It was Donald who as a district court judge ruled in 2007 against the suburban system's plea to be released from a court-supervised desegregation order. Donald had expressed concern that many of the suburban schools had fewer than 10 percent black students and others had between 56 and 90 percent -- and that Southwind High would be comprised of nearly 90 percent black students when it opened. She ordered busing to achieve racial balances in schools within 15 percent of the districtwide average (at the time, 58 percent white and 31 percent black; now, closer to 52 percent white and 38 percent black) and also cited need for progress in faculty assignment and extracurricular activities.
However, the very same court of appeals on which Donald now serves overruled, using at times stinging language in rebuking her decision and therefore providing SCS the "unitary status" it had long sought. Essentially, the appeals court agreed with SCS and the original plaintiffs that it no longer needed a judge's permission to make changes to zoning and staffing that might affect racial balances at the district's schools. "I have dreamed of this moment," Pickler said at the time. According to our story:
The Court of Appeals ruled that the district wasn't at fault for the uneven racial makeup of schools, citing annexations by the city of Memphis, people's choices in where to live and school construction approved by the court. "It is undisputed that political and social decisions beyond the defendant Board's control have affected and continue to impact the racial ratio of the Shelby County students," the ruling says.That appeals court ruling came in the week marking the 54th anniversary of the Brown v. Board of Education decision, which Donald and Pickler both cited on Monday. Donald, after a receiving a standing ovation from the packed MCS auditorium, said:
"Education is the foundation upon which all great communities, all great nations, are ultimately built. If we are ever going to have communities of equity and opportunity it is incumbent upon all of us to insure that every child has a solid and wonderful education."
In closing the ceremony, Pickler thanked Donald for bringing up Brown. Here is what he said:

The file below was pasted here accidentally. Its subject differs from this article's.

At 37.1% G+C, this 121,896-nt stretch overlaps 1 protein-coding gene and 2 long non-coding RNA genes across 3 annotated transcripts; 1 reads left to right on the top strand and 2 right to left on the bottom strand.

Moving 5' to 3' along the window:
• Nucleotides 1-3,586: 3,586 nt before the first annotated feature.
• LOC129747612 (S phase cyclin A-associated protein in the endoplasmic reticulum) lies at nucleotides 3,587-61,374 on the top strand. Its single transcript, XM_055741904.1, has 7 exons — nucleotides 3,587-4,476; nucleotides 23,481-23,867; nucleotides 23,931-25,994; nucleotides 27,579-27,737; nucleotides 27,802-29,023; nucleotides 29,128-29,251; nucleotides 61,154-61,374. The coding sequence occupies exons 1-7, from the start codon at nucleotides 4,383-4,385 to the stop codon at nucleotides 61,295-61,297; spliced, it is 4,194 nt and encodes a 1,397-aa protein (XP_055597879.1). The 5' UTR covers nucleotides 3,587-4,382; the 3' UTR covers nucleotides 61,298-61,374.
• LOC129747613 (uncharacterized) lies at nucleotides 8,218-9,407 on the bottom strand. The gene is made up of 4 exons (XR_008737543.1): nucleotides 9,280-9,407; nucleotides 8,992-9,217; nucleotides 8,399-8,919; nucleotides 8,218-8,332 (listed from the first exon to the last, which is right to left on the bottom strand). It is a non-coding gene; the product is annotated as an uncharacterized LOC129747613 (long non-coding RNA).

You may also recall that one of the significant and influential Supreme Court justices was Felix Frankfurter, and one of his greatest accomplishments was bringing together a unanimous verdict, a unanimous decision in that Brown case because he felt it so important to send that message. Felix Frankfurter has a saying. He said, "The public school is at once the symbol of our democracy and the most pervasive means for promoting our common destiny." As those Supreme Court justices, all nine of them came together, we 23 have an opportunity to come together for the benefit of our community, to be the most pervasive influence on the future of our community.In researching to verify Pickler's statement on Frankfurter, another quote attributed to Frankfurter also arose. It was at his insistence that the phrase "all deliberate speed" replace "forthwith" in the Brown decision, and it was upon that basis, argue many legal scholars, that school systems, especially in the South, were able to delay fully integrating schools for nearly two decades. The fact that it was more than six years after Brown that Memphis took the so-called "bold" putting the burden of integration on the shoulders of 13 young children integrate speaks to the extent of noncompliance with Brown.
For more on Memphis and desegregation, schools merger transition team member Daniel Kiel's legal article "Exploded Dream" is a good resource. This Library of Congress website is a great resource on Frankfurter and his colleagues and the Brown decision. It has the image of the original draft decree from Frankfurter and explains:
Frankfurter inserted "with all deliberate speed" in place of "forthwith," which Thurgood Marshall had suggested to achieve an accelerated desegregation timetable. Frankfurter wanted to anchor the decree in an established doctrine, and his endorsement of it sought to advance a consensus held by the entire court. The justices thought that the decree should provide for flexible enforcement, appeal to established principles, and suggest some basic ground rules for judges of the lower courts. When it became clear that opponents of desegregation were using the doctrine to delay and avoid compliance with Brown, the Court began to express reservations about the phrase.